I wish you to furnish the cloth and have them made. The waistcoat is to be made with skirts and full trimmed, as the General's dress has no belts to the waistcoat.

Should anything new turn up, you may expect the particulars from me. The gentlemen of the family desire their compliments. Remember me affectionately to my good sister, J. Webb, to Hetty, Jack and Abby and believe ma, with unalterable affection yr friend and Br.


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A general court-martial has been sitting for three days past, trying one of the captains for not landing on Montressor's Island ye night young Henly fell. If our people are in a hanging mood I think he stands a chance to swing.

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No. 10.

WETHERSFIELD, IN CONNECTICUT, 16th March, 1777. MY DEAR SISTER :-Your friendly and very affectionate letter, dated New York, February 11th, I duly received. With sincer'ty I can say it gave me more real satisfaction than any letter I ever read. It gave us to know you were enjoying Heaven's greatest gift, Health. That it may long continue my ever dear sister, is the fervent prayer of a fond brother. Inclosed you will find a letter wrote for you

last summer, while in New York. It would have been forwarded but for particular reasons which you may hereafter know.

Joe and myself have this afternoon given up church to do the last friendly office to our much loved brother and sister, that is to give them our free, candid and impartial advice. It is impartial because I am not interested (only in general terms for your welfare). "Tis candid, for it comes from a heart that despises dissimulation, and feels too sensibly for its partakers. Without further prelude, my dear Sally, let me tell you, for your present and future happiness in this world (futurity in another belongs to God alone) to come if possible to the tender embraces of your numerous friends and acquaintances. Persuade your good husband, Sister Peggy and brother Wm. that here they may find domestic ease and happiness. I would most cheerfully add your brother-in-law Jonathan; but that I know his conduct has been very exceptionable, and he might be liable to insult. But for brother Jack and family I will be answerable, even with life. He never has been censured but for one thing, which was, his leaving Boston in preference to trusting himself and interest to his friends here. But for this I have given sufficient reasons to those who have been the enquirers. If he comes, he at once collects all his debts, sets down in ease, and has a genteel sufficiency for a country life, till this cruel and unnatural war is at an end. If otherways and he still prefers the noise and bustle of an Army, and the gay scenes of a town without order, he must abide the consequences.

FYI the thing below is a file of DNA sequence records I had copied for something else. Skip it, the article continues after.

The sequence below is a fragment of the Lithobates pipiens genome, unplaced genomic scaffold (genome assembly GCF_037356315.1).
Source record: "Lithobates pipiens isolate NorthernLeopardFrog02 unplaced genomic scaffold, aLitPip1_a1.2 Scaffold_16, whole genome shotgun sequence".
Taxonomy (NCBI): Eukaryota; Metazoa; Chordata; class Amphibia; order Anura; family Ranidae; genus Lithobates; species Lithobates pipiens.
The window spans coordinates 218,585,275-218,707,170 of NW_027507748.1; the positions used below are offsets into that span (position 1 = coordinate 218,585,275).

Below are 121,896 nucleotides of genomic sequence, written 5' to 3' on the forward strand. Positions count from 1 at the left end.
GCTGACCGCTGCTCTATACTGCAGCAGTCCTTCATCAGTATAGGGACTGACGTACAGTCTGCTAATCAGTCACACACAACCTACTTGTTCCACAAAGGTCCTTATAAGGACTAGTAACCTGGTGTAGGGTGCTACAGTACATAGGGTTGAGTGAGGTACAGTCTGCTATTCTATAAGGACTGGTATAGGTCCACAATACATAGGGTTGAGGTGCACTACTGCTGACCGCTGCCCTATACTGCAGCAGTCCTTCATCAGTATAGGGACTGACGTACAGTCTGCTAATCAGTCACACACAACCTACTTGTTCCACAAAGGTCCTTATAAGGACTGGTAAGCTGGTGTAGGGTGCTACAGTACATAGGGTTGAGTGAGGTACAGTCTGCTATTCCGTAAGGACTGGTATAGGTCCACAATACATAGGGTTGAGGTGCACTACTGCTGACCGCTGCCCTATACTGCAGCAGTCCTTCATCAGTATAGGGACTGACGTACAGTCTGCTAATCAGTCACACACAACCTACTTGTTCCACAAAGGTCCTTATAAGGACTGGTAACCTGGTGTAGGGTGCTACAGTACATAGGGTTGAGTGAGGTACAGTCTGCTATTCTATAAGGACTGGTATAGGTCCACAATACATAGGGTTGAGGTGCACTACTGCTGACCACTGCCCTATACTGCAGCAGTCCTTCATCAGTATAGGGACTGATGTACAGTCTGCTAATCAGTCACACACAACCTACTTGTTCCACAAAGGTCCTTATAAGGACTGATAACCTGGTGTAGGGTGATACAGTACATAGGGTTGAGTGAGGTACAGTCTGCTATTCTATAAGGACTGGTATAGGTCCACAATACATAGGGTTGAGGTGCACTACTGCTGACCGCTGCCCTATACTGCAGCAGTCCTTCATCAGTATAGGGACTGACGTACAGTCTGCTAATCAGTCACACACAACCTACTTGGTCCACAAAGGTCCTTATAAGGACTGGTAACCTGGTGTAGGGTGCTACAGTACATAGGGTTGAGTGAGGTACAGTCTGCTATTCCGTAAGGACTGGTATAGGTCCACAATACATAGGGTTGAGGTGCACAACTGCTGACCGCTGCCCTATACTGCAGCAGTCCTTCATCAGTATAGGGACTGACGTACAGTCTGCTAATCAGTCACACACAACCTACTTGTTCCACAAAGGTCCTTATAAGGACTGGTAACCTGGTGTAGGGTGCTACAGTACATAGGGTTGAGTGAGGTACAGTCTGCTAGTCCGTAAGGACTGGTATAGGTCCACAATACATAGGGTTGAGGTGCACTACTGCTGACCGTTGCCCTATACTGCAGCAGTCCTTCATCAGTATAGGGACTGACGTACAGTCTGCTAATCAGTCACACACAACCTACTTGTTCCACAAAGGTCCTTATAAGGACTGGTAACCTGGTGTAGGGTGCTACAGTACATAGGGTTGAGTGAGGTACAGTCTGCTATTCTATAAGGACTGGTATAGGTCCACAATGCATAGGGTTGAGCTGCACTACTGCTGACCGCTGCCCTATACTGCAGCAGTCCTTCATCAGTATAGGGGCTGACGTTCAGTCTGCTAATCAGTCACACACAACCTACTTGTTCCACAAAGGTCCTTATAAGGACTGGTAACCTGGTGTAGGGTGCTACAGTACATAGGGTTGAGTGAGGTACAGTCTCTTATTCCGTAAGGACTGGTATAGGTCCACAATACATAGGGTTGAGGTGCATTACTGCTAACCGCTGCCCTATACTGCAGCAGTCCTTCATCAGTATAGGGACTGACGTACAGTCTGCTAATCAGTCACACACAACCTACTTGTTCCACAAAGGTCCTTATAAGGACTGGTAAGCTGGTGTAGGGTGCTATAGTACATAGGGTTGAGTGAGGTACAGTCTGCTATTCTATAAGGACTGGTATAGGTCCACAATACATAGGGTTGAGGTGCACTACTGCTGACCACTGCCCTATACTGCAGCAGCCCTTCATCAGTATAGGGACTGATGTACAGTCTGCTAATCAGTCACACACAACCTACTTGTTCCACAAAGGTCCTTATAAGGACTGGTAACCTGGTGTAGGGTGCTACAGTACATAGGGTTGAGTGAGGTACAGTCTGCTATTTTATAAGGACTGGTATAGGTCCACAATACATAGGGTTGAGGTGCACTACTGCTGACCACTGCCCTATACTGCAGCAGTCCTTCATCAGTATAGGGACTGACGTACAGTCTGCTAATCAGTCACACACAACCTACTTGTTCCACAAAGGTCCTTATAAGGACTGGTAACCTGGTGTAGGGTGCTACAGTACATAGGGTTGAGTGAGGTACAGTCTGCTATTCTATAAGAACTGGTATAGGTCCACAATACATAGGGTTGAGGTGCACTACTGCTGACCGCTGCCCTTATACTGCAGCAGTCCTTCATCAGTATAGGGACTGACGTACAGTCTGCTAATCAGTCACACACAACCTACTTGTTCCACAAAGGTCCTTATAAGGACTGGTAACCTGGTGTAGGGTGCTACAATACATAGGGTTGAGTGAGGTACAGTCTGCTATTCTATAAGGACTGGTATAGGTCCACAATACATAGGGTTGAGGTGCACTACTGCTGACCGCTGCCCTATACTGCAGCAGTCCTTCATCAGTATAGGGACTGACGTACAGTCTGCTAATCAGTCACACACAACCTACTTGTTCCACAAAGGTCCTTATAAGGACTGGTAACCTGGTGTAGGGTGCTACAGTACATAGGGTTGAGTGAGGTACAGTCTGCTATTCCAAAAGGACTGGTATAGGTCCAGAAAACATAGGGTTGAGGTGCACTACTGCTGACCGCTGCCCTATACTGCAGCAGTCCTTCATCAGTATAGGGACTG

I will even go eo far as to suppose Britain will conquer in the end (which by Heaven I think is supposing an impossibility) where then

is the money due him in this State? No better to him than if sunk in the sea. Suppose on the contrary, he comes out and they conquer, surely his conduct has been so unexceptionable towards the Crown, that his own property will be safe. If he comes out—no one can doubt but he may collect his interest and dispose of it agreeable to his mind. But should you conclude still to follow the British Army, let us make another much the most probable supposition, —that America will rise triumphant and rout the cruel invaders of its once happy shores from the continent, where then are you? Gone to enjoy Britain's fall, and consequently her troubles. For God's sake, my dear brother and sister and friend, believe me truly sincere, if there is truth in a human being I declare I have no interest in view but yours. That it will add to my happiness to see you here I honestly and freely confess. Hetty, Joe, in a word all your friends,-feel extremely unhappy the expectation and present prospect we have of soon seeing you all.